The convention-defying Lady Hildegarde Dennison perhaps recalls Lady Bracknell in Oscar Wilde's The Importance of Being Earnest. A "silver-haired grande dame of perhaps fifty-five years" (72) she reprimands Joanna:
"Lady Sinclair I am most disappointed in you," Lady Hildegarde said, turning to Joanna. "To have a child is bad enough. To have a child who actually goes out amongst company is worse still. But to have one that screeches is inexcusable." (86)
The sentence structure here may recall Lady Bracknell's most famous pronouncement: "To lose one parent, Mr. Worthing, may be regarded as a misfortune; to lose both looks like carelessness" (24). The suspicion that an allusion to Wilde's play is intended is perhaps strengthened by an earlier scene:
"Cruelty and propriety are often synonymous," Lady Dennison declared. Joanna stared at her in amazement.
"I must write that down in my diary tonight," Miss Hunt-Stevens exclaimed. "It sounds so very profound."
"I am always profound, Jennifer," Lady Dennison intoned. "I am surprised you have not remarked it before this."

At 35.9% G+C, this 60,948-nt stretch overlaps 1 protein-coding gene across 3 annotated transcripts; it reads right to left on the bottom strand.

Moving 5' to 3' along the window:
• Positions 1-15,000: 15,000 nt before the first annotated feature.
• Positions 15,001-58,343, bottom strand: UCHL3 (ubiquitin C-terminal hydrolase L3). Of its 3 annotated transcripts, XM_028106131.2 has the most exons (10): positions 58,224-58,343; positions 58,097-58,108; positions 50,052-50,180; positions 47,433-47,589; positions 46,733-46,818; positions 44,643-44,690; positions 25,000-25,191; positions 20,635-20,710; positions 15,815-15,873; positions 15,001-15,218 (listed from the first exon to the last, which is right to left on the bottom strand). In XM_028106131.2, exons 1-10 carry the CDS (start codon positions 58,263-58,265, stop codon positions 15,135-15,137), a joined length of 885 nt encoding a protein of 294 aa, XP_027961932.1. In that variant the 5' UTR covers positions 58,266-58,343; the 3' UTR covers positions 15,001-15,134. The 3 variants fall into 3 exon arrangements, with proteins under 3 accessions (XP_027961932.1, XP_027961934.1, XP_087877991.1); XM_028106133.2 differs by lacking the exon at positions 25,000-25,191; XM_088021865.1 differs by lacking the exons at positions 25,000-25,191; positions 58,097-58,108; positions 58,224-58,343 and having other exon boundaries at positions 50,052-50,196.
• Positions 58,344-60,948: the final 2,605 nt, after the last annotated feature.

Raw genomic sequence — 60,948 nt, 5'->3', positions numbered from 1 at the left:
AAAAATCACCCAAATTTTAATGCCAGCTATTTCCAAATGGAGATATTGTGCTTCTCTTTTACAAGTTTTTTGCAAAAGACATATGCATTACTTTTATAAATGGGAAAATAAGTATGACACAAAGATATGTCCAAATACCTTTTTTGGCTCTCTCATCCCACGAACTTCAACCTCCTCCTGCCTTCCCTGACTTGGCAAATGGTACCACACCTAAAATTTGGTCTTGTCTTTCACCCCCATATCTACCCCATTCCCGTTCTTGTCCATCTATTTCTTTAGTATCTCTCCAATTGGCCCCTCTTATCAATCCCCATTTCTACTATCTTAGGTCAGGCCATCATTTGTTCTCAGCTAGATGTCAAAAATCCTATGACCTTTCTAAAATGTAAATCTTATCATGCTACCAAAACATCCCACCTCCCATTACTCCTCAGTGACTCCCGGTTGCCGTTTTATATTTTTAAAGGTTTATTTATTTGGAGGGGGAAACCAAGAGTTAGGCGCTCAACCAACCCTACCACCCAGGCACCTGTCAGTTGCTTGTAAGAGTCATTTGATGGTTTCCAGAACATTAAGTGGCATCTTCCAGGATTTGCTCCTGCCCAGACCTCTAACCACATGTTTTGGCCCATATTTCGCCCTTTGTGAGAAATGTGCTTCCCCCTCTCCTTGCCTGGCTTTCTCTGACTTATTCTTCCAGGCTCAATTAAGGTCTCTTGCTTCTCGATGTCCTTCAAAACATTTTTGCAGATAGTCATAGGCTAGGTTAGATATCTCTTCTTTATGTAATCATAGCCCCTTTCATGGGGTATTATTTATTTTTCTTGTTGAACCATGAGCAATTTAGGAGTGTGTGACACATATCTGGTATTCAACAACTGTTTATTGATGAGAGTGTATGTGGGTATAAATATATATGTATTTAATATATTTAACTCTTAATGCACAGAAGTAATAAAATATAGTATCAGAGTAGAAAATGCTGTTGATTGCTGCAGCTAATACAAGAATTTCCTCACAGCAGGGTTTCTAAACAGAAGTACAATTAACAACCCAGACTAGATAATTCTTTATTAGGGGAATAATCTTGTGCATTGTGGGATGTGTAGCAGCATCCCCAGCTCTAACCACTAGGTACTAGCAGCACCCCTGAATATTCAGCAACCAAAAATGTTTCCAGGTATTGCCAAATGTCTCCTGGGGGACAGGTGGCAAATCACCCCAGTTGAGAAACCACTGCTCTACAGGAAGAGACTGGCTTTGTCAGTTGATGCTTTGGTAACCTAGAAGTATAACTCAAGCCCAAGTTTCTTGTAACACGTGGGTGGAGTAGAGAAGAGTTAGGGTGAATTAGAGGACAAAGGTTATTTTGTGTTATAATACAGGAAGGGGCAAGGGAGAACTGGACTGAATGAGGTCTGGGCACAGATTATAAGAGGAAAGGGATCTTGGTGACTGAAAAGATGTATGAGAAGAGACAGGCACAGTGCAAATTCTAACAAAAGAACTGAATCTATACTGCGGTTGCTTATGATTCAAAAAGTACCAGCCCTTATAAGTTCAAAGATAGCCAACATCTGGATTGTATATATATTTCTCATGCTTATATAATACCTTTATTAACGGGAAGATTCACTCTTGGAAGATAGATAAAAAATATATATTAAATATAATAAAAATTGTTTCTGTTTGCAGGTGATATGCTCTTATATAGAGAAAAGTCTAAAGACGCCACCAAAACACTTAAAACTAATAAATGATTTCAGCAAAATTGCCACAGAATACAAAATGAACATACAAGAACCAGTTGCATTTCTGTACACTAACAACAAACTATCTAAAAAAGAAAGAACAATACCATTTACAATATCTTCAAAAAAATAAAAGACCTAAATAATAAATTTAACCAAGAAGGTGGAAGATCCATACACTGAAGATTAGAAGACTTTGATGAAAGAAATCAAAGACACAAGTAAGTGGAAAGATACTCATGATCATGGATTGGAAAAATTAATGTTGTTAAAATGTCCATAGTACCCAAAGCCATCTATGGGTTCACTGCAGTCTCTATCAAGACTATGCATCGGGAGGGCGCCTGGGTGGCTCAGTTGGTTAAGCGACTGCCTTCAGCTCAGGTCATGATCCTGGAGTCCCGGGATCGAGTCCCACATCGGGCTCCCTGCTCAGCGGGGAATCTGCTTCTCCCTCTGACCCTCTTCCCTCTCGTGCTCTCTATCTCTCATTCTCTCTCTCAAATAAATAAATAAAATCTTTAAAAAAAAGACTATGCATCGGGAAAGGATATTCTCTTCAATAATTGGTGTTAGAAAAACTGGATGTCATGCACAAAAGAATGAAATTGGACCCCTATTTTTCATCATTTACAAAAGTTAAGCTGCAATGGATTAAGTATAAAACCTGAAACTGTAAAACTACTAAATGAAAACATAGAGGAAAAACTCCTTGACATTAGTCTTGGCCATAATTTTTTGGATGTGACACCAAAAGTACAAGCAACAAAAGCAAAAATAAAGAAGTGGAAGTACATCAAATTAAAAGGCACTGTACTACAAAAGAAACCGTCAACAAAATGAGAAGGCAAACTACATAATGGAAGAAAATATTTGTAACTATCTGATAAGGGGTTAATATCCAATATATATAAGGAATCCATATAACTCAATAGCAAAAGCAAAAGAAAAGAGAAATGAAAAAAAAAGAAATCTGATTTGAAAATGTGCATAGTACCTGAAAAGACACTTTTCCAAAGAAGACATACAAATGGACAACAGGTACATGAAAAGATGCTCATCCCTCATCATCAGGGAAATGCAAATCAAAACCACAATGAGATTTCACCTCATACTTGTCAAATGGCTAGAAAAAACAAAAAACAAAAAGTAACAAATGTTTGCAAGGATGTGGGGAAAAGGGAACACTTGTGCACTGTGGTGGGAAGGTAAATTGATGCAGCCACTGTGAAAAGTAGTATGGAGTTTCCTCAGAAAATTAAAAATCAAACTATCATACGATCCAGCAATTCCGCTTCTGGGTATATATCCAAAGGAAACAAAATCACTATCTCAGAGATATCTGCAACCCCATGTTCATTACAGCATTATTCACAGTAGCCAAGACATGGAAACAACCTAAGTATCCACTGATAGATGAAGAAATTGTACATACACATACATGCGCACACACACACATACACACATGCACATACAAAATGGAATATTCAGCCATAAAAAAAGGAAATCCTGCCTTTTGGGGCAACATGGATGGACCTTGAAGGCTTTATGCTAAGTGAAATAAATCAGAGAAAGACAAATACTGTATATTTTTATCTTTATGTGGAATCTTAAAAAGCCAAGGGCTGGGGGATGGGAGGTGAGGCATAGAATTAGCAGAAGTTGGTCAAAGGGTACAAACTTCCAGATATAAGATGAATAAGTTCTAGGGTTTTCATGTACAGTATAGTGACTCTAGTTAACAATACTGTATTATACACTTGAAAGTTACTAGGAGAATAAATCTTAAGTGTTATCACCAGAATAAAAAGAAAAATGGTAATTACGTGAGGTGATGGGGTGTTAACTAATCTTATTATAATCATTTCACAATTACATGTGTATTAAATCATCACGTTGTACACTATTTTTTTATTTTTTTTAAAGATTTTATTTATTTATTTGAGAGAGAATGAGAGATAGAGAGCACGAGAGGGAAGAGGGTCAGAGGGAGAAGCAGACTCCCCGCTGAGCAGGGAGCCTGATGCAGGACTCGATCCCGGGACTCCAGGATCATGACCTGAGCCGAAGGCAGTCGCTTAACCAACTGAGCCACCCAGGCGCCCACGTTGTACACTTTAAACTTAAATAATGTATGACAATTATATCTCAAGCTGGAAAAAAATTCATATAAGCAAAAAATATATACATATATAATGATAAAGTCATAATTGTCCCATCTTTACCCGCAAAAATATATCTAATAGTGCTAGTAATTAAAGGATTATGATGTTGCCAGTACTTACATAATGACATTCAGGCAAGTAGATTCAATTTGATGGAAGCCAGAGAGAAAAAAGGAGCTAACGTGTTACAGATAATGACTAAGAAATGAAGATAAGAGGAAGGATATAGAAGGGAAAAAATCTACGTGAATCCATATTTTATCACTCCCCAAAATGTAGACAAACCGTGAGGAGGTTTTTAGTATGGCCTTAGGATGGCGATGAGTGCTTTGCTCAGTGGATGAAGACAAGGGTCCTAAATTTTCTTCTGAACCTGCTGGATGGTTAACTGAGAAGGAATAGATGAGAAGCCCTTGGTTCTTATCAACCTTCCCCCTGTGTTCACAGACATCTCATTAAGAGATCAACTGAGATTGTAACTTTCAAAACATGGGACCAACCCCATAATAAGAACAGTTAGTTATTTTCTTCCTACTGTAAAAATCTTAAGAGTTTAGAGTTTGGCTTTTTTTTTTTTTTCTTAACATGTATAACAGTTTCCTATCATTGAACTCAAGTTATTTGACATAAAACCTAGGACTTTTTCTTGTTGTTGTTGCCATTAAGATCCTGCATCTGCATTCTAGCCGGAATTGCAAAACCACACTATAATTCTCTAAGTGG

"But I have!" Miss Hunt-Stevens hastened to assure her. "My diary is simply littered with your profundity." (79)
Wilde was known for his witty statements, which Lady Dennison's resemble, and Miss Hunt-Stevens joins Wilde's Gwendolen and Cecily in keeping a diary. Gwendolen never travels without hers because "One should always have something sensational to read in the train" (65) and Cecily "keep[s] a diary in order to enter the wonderful secrets of my life. If I didn't write them down, I should probably forget all about them" (36).

In Chapter 10 we find an allusion to Shakespeare's The Merry Wives of Windsor when Diana and Miss Hunt-Stevens
sat in the main Waverly Drawing Room laughing heartily over letters each had just received from one Mr. Peter Elliot, who seemed to fancy himself a Falstaff. He had written two passionate, and identical, love letters addressed to a Daisy and a Penny who were, apparently, serving girls in a Lancashire tavern. Mr. Elliot, however, had erred in that he had placed these billet doux in envelopes addressed to Diana and Jennifer. (96)
Mr Garfield shows his unsuitability for inclusion in Diana's witty, irreverent circle of friends when he "brought her his own copy of Milton's Paradise Lost" (101). The contrast between their tastes and the respectable, theological work he chooses is emphasised by the fact that on the same page of Pembroke Park two of Diana's female friends are "arguing over Lysistrata" (101), a comic and extremely bawdy play, though Diana's spirituality is demonstrated via her reading of the poetry of Anne Bradstreet (124). Joanna, although Mr Garfield's sister, is able to fit in with Diana's friends because she has always had a penchant for literature of which her aunt disapproves, particularly "that scandalous Mr. Fielding and his Tom Jones of which Joanna was inordinately fond" (2). Joanna is to be found reading a copy of this work later in the novel (182).